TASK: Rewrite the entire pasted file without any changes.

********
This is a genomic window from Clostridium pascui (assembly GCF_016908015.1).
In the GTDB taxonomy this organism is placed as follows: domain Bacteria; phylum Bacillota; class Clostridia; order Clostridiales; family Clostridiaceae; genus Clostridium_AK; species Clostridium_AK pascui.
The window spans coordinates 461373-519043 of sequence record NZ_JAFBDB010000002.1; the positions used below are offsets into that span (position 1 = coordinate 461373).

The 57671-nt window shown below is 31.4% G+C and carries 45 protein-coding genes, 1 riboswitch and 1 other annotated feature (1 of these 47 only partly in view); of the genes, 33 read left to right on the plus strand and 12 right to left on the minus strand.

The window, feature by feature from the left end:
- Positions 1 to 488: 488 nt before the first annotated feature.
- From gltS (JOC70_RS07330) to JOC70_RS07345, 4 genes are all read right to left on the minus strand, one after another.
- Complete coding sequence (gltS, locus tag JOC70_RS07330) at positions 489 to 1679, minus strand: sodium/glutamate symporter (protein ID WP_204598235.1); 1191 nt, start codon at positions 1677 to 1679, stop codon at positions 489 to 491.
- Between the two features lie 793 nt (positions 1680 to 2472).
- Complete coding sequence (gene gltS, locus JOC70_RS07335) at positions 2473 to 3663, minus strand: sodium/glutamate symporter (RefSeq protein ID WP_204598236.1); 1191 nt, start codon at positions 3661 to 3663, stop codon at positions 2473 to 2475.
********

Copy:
This is a genomic window from Clostridium pascui (assembly GCF_016908015.1).
In the GTDB taxonomy this organism is placed as follows: domain Bacteria; phylum Bacillota; class Clostridia; order Clostridiales; family Clostridiaceae; genus Clostridium_AK; species Clostridium_AK pascui.
The window spans coordinates 461373-519043 of sequence record NZ_JAFBDB010000002.1; the positions used below are offsets into that span (position 1 = coordinate 461373).

The 57671-nt window shown below is 31.4% G+C and carries 45 protein-coding genes, 1 riboswitch and 1 other annotated feature (1 of these 47 only partly in view); of the genes, 33 read left to right on the plus strand and 12 right to left on the minus strand.

The window, feature by feature from the left end:
- Positions 1 to 488: 488 nt before the first annotated feature.
- From gltS (JOC70_RS07330) to JOC70_RS07345, 4 genes are all read right to left on the minus strand, one after another.
- Complete coding sequence (gltS, locus tag JOC70_RS07330) at positions 489 to 1679, minus strand: sodium/glutamate symporter (protein ID WP_204598235.1); 1191 nt, start codon at positions 1677 to 1679, stop codon at positions 489 to 491.
- Between the two features lie 793 nt (positions 1680 to 2472).
- Complete coding sequence (gene gltS, locus JOC70_RS07335) at positions 2473 to 3663, minus strand: sodium/glutamate symporter (RefSeq protein ID WP_204598236.1); 1191 nt, start codon at positions 3661 to 3663, stop codon at positions 2473 to 2475.